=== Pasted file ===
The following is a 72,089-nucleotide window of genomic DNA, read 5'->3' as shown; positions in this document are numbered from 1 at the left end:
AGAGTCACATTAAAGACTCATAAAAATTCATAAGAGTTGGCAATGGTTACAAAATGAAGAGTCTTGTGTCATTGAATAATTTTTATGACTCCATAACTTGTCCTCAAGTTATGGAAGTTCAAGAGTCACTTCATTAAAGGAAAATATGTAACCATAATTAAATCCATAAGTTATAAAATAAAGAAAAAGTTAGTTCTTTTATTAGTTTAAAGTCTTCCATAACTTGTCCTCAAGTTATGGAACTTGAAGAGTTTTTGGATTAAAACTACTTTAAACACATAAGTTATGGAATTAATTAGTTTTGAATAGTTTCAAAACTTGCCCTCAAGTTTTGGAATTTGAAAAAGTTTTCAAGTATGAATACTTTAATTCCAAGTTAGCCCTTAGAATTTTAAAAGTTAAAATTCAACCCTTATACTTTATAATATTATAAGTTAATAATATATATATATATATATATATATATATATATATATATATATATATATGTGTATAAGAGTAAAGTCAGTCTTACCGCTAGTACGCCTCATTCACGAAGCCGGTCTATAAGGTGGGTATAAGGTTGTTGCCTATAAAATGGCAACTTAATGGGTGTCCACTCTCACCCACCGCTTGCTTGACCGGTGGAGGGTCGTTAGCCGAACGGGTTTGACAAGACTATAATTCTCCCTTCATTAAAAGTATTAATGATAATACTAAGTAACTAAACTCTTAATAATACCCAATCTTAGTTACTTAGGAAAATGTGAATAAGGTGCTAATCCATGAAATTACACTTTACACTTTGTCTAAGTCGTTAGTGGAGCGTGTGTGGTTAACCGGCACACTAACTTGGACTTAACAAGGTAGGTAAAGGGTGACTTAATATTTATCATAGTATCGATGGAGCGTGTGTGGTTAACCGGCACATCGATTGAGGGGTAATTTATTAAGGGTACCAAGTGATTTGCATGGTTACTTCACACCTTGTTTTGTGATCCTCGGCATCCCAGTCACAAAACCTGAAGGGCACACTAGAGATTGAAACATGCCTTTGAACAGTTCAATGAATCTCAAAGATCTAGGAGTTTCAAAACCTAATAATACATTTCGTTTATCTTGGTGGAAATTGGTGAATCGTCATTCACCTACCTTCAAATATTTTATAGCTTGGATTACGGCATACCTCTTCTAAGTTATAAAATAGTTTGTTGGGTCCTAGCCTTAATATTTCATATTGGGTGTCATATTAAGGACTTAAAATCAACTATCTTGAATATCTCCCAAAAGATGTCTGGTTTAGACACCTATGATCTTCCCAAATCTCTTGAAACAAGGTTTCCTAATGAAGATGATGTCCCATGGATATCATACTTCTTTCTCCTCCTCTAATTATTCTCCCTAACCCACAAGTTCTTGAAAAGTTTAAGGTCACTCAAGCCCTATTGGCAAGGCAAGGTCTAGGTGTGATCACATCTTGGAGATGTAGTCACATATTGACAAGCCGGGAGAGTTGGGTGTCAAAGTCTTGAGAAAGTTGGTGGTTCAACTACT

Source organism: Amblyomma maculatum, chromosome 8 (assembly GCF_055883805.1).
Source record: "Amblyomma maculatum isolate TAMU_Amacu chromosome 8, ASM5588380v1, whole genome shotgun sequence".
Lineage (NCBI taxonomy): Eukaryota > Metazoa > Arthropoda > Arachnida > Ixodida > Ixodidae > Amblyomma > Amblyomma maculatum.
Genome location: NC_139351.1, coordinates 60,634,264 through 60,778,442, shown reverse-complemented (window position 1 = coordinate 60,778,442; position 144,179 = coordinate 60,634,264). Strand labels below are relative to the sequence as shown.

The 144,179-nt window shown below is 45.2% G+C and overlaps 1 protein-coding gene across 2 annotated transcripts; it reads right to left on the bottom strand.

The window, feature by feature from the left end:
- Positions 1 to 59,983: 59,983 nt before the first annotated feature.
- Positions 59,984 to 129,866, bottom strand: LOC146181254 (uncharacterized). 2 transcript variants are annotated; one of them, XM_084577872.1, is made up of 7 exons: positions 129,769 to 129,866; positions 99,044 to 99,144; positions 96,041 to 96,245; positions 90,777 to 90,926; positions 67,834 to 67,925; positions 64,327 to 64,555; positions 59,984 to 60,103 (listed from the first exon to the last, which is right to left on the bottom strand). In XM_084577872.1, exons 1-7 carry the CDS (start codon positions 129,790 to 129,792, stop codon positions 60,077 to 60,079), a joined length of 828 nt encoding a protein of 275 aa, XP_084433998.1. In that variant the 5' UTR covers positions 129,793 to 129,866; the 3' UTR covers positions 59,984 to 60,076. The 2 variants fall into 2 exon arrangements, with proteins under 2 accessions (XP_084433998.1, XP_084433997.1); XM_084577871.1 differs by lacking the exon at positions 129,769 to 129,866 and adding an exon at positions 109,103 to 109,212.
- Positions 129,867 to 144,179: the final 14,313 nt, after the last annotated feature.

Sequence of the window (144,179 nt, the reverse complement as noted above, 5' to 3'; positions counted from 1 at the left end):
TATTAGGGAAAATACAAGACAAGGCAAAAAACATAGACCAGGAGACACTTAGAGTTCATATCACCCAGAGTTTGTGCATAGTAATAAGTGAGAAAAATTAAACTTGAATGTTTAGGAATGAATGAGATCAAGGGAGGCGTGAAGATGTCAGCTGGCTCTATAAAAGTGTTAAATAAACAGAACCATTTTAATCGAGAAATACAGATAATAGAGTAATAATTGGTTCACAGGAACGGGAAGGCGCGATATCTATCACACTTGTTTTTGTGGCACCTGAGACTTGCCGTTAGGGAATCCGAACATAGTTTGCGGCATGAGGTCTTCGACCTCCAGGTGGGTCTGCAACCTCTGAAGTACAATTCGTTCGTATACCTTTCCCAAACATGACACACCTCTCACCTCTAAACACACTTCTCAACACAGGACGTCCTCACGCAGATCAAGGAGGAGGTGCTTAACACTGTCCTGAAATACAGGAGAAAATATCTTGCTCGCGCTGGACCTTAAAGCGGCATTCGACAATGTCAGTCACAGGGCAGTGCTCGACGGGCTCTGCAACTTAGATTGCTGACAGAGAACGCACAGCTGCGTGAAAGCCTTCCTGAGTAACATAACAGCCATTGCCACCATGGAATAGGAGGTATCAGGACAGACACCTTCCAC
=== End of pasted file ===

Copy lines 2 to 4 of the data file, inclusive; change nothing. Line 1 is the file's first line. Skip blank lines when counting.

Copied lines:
AGAGTCACATTAAAGACTCATAAAAATTCATAAGAGTTGGCAATGGTTACAAAATGAAGAGTCTTGTGTCATTGAATAATTTTTATGACTCCATAACTTGTCCTCAAGTTATGGAAGTTCAAGAGTCACTTCATTAAAGGAAAATATGTAACCATAATTAAATCCATAAGTTATAAAATAAAGAAAAAGTTAGTTCTTTTATTAGTTTAAAGTCTTCCATAACTTGTCCTCAAGTTATGGAACTTGAAGAGTTTTTGGATTAAAACTACTTTAAACACATAAGTTATGGAATTAATTAGTTTTGAATAGTTTCAAAACTTGCCCTCAAGTTTTGGAATTTGAAAAAGTTTTCAAGTATGAATACTTTAATTCCAAGTTAGCCCTTAGAATTTTAAAAGTTAAAATTCAACCCTTATACTTTATAATATTATAAGTTAATAATATATATATATATATATATATATATATATATATATATATATATATATGTGTATAAGAGTAAAGTCAGTCTTACCGCTAGTACGCCTCATTCACGAAGCCGGTCTATAAGGTGGGTATAAGGTTGTTGCCTATAAAATGGCAACTTAATGGGTGTCCACTCTCACCCACCGCTTGCTTGACCGGTGGAGGGTCGTTAGCCGAACGGGTTTGACAAGACTATAATTCTCCCTTCATTAAAAGTATTAATGATAATACTAAGTAACTAAACTCTTAATAATACCCAATCTTAGTTACTTAGGAAAATGTGAATAAGGTGCTAATCCATGAAATTACACTTTACACTTTGTCTAAGTCGTTAGTGGAGCGTGTGTGGTTAACCGGCACACTAACTTGGACTTAACAAGGTAGGTAAAGGGTGACTTAATATTTATCATAGTATCGATGGAGCGTGTGTGGTTAACCGGCACATCGATTGAGGGGTAATTTATTAAGGGTACCAAGTGATTTGCATGGTTACTTCACACCTTGTTTTGTGATCCTCGGCATCCCAGTCACAAAACCTGAAGGGCACACTAGAGATTGAAACATGCCTTTGAACAGTTCAATGAATCTCAAAGATCTAGGAGTTTCAAAACCTAATAATACATTTCGTTTATCTTGGTGGAAATTGGTGAATCGTCATTCACCTACCTTCAAATATTTTATAGCTTGGATTACGGCATACCTCTTCTAAGTTATAAAATAGTTTGTTGGGTCCTAGCCTTAATATTTCATATTGGGTGTCATATTAAGGACTTAAAATCAACTATCTTGAATATCTCCCAAAAGATGTCTGGTTTAGACACCTATGATCTTCCCAAATCTCTTGAAACAAGGTTTCCTAATGAAGATGATGTCCCATGGATATCATACTTCTTTCTCCTCCTCTAATTATTCTCCCTAACCCACAAGTTCTTGAAAAGTTTAAGGTCACTCAAGCCCTATTGGCAAGGCAAGGTCTAGGTGTGATCACATCTTGGAGATGTAGTCACATATTGACAAGCCGGGAGAGTTGGGTGTCAAAGTCTTGAGAAAGTTGGTGGTTCAACTACT

Source organism: Amblyomma maculatum, chromosome 8 (assembly GCF_055883805.1).
Source record: "Amblyomma maculatum isolate TAMU_Amacu chromosome 8, ASM5588380v1, whole genome shotgun sequence".